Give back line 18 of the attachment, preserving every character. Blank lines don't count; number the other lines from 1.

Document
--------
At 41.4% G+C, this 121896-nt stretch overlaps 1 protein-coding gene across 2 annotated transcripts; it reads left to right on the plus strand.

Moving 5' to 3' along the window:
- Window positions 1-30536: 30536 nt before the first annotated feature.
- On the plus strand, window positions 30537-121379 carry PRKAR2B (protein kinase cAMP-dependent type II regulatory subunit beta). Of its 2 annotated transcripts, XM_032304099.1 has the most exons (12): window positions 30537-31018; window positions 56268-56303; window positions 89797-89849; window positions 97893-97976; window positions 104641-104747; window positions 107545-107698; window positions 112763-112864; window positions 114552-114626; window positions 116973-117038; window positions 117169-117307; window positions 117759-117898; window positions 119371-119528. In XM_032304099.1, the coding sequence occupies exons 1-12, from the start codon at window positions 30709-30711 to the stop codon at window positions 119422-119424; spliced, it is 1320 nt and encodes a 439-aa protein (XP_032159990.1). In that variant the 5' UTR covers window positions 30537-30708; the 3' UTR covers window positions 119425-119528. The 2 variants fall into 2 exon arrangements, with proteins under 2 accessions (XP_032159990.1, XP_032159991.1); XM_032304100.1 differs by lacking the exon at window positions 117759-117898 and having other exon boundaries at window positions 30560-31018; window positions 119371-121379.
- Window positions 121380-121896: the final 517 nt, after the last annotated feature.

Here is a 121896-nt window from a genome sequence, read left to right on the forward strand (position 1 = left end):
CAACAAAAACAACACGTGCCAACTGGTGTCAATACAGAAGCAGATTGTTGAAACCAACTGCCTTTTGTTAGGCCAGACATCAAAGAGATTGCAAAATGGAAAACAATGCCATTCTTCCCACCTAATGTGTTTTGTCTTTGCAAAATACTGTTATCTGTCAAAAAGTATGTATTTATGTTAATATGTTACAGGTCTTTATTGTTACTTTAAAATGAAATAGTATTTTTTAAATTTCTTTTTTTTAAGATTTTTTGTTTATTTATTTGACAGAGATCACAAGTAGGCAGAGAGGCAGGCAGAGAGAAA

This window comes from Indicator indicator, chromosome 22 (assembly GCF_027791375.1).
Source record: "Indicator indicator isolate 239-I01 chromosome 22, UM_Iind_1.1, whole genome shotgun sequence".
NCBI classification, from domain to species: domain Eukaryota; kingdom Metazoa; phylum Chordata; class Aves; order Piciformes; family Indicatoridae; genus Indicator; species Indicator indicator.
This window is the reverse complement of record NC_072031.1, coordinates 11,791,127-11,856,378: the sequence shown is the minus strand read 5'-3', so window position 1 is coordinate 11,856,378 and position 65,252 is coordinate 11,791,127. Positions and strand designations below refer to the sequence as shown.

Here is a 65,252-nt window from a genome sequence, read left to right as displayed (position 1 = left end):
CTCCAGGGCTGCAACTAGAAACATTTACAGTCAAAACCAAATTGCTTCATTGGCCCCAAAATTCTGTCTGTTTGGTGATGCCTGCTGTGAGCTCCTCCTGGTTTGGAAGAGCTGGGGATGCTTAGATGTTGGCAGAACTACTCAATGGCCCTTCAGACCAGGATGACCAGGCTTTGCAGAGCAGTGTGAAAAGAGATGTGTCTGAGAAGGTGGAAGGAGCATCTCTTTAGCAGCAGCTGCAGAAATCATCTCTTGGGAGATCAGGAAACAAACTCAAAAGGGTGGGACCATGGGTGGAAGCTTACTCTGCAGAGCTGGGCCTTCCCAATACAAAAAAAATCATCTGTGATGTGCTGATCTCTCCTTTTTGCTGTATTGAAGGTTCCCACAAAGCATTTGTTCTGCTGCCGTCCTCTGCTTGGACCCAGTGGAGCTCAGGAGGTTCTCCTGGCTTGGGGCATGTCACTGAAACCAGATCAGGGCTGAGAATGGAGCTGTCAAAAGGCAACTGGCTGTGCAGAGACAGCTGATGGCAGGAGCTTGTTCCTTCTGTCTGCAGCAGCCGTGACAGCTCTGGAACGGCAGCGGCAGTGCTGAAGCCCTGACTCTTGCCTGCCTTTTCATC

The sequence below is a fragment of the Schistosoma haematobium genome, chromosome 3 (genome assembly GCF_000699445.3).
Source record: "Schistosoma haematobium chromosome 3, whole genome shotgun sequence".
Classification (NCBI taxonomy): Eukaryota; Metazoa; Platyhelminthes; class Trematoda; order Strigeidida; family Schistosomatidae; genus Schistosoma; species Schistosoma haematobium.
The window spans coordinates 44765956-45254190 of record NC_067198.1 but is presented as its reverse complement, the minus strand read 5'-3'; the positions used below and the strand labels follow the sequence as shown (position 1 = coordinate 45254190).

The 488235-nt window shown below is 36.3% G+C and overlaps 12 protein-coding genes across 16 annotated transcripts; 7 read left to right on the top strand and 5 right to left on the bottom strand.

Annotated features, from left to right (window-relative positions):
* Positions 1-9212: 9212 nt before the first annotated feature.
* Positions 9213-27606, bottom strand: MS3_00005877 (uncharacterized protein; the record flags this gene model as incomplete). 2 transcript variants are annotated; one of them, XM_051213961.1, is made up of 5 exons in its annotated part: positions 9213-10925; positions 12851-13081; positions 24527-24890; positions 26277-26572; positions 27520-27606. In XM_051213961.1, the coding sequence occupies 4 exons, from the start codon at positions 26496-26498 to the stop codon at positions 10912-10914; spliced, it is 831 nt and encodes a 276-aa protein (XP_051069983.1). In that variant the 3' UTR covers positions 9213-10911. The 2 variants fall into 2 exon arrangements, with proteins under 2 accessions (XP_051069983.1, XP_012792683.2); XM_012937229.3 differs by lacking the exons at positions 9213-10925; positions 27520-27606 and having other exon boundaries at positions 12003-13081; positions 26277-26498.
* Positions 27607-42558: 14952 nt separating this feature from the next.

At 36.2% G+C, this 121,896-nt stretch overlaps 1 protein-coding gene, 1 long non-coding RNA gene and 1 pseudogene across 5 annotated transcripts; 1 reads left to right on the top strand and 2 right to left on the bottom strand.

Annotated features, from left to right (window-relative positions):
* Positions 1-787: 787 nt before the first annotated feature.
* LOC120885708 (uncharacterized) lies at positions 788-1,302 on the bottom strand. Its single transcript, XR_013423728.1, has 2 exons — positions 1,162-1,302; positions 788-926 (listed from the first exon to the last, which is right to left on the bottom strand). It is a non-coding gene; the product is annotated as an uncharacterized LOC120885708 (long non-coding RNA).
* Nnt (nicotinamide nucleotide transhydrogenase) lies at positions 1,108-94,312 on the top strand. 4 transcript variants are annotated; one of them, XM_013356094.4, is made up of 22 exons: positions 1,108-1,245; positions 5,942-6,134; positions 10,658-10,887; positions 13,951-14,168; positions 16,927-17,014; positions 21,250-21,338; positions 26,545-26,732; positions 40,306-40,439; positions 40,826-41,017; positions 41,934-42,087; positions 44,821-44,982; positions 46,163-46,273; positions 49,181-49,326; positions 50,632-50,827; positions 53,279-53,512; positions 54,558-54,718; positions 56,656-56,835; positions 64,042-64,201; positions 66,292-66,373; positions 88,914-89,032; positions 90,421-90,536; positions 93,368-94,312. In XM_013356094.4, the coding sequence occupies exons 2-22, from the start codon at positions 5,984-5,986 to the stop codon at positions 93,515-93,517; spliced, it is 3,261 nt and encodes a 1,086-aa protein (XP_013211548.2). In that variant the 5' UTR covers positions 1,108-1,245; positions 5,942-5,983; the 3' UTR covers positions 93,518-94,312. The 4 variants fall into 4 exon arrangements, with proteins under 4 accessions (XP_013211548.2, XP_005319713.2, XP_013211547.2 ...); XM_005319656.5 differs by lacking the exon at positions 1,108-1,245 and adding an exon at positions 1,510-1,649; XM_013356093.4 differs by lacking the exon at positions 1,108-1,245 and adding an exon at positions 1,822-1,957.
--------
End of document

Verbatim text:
The 488235-nt window shown below is 36.3% G+C and overlaps 12 protein-coding genes across 16 annotated transcripts; 7 read left to right on the top strand and 5 right to left on the bottom strand.